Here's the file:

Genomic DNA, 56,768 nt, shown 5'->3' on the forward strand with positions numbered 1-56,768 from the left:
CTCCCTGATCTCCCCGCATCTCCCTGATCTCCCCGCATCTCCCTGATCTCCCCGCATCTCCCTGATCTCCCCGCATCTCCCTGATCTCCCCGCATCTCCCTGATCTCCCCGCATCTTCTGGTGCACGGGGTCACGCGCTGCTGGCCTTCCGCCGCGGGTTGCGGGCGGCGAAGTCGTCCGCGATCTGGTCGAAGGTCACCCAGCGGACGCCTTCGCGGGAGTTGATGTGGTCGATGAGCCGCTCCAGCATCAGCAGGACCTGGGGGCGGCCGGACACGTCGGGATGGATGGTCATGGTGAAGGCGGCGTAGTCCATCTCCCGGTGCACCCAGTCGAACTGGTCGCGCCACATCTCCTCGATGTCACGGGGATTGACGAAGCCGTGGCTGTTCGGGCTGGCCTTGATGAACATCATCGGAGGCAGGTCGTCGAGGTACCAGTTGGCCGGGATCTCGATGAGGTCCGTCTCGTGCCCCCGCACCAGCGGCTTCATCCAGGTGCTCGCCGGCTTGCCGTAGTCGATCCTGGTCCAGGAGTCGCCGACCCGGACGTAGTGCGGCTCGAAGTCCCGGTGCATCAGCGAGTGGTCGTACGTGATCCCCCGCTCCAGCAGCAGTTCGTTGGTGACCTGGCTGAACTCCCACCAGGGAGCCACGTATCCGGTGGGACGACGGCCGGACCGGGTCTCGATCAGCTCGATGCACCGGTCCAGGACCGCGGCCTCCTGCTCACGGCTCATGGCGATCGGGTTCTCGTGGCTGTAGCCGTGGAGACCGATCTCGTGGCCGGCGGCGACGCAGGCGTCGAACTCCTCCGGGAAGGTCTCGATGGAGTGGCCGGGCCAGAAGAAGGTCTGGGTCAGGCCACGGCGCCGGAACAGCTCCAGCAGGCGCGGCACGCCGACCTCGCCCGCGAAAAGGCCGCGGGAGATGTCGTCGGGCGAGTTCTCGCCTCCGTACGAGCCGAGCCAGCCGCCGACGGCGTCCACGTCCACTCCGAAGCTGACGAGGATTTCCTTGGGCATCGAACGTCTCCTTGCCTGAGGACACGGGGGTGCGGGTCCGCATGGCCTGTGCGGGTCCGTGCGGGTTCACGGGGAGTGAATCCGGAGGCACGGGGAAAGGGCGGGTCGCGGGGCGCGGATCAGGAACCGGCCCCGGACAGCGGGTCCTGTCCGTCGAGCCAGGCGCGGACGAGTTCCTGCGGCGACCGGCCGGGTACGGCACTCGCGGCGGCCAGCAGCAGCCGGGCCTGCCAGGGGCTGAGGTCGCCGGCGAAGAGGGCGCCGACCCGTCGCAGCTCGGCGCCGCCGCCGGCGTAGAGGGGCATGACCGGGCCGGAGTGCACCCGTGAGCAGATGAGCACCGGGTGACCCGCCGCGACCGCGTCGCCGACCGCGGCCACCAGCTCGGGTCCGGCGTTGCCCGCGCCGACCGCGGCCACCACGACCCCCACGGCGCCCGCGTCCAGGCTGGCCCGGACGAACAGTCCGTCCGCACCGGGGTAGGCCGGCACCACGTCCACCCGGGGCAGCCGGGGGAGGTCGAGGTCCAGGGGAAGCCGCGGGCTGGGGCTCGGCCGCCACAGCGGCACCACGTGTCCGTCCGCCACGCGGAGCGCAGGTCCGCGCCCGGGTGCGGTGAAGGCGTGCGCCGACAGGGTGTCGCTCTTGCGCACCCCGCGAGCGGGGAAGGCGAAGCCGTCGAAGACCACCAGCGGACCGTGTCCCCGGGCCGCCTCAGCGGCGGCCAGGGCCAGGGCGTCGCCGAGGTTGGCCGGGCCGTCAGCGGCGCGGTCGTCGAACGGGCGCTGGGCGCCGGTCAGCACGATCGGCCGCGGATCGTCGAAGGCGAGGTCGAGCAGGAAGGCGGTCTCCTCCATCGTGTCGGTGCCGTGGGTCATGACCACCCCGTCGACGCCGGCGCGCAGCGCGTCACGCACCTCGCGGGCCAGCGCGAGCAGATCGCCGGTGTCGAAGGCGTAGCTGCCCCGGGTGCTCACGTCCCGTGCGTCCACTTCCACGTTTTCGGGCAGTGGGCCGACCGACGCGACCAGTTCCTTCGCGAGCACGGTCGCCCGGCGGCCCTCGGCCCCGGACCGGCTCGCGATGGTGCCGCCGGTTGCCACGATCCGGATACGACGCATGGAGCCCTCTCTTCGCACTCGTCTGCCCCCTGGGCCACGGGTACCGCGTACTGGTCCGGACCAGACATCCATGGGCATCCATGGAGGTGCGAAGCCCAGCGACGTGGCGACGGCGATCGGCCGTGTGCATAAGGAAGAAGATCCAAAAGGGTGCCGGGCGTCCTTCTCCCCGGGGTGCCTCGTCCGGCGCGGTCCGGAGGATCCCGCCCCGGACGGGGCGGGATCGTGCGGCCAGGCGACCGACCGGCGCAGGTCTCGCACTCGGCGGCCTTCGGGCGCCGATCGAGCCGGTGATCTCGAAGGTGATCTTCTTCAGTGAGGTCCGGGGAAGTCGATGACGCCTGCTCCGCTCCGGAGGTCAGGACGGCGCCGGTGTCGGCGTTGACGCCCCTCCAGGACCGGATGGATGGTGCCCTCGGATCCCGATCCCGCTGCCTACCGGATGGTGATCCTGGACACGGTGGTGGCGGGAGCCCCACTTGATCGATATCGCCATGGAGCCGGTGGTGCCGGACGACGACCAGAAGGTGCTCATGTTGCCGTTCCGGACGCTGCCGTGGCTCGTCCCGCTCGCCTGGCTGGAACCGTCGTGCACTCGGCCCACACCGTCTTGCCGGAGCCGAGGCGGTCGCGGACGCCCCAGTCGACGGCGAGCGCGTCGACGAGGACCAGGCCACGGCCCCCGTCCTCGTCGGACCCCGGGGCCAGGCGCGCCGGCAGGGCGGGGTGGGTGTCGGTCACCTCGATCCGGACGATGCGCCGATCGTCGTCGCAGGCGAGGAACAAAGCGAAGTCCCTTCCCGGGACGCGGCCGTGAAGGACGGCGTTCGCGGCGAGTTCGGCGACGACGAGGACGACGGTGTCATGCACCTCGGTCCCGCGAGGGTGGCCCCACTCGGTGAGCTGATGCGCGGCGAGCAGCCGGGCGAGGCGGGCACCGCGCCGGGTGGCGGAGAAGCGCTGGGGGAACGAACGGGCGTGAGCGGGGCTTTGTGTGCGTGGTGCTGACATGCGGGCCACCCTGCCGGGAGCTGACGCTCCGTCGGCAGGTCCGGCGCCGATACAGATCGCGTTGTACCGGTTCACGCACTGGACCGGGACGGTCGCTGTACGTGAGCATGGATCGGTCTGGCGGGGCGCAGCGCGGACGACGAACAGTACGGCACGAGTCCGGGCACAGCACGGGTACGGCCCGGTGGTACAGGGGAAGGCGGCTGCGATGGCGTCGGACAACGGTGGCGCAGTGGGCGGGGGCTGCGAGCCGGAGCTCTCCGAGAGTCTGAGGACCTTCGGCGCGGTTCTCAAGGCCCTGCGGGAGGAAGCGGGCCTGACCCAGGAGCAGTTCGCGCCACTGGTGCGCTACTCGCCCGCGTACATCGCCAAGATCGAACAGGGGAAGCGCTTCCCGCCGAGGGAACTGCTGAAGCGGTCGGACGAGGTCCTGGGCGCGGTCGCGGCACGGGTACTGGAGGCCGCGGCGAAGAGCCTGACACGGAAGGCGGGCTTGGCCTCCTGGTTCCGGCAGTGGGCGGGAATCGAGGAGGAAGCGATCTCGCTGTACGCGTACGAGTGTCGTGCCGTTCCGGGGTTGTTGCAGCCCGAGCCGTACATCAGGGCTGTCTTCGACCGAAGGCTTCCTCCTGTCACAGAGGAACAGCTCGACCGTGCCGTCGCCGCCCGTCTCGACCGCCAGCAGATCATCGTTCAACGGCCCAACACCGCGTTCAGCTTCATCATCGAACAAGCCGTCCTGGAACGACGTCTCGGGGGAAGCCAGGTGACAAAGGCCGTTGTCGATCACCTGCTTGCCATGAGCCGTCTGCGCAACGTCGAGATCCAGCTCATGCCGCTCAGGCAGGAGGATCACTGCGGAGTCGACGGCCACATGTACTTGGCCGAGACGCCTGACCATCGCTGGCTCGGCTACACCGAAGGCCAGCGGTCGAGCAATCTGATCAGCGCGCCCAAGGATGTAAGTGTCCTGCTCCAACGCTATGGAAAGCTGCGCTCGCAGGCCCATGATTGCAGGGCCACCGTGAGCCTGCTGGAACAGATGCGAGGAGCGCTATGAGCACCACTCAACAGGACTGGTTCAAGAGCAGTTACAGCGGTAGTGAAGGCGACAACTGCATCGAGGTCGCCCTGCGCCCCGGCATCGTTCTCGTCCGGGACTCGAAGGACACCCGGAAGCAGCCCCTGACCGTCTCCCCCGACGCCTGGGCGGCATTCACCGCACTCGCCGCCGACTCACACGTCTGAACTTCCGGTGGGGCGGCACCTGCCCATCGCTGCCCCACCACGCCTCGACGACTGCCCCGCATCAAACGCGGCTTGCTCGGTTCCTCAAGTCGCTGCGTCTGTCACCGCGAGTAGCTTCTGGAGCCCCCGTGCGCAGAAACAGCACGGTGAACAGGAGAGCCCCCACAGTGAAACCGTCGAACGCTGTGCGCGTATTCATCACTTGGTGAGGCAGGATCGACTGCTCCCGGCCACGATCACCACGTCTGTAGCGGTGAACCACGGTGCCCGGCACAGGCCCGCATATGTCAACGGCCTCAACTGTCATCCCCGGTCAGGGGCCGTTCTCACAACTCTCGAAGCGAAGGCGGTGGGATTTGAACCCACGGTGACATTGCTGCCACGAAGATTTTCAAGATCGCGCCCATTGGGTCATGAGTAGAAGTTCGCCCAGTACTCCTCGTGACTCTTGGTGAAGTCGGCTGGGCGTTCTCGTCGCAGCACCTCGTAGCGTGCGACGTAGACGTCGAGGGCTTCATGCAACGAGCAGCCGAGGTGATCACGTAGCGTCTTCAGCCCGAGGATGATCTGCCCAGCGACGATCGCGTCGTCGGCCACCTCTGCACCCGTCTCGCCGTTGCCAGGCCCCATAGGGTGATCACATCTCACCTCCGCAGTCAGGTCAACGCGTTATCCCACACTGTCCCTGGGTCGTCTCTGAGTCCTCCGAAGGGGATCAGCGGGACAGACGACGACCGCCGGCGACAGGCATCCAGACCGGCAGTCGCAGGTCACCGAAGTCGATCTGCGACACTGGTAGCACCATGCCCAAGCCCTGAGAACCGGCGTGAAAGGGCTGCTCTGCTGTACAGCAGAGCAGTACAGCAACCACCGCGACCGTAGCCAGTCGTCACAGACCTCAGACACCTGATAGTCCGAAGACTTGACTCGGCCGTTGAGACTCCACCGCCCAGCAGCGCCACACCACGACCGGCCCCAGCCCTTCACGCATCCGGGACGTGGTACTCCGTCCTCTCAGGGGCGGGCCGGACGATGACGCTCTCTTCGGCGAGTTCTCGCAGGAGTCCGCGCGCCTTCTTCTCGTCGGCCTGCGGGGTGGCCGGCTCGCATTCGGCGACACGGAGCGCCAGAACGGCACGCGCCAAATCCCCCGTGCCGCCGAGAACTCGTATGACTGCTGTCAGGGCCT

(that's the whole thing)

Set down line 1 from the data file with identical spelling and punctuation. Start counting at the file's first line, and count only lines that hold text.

Genomic DNA, 56,768 nt, shown 5'->3' on the forward strand with positions numbered 1-56,768 from the left: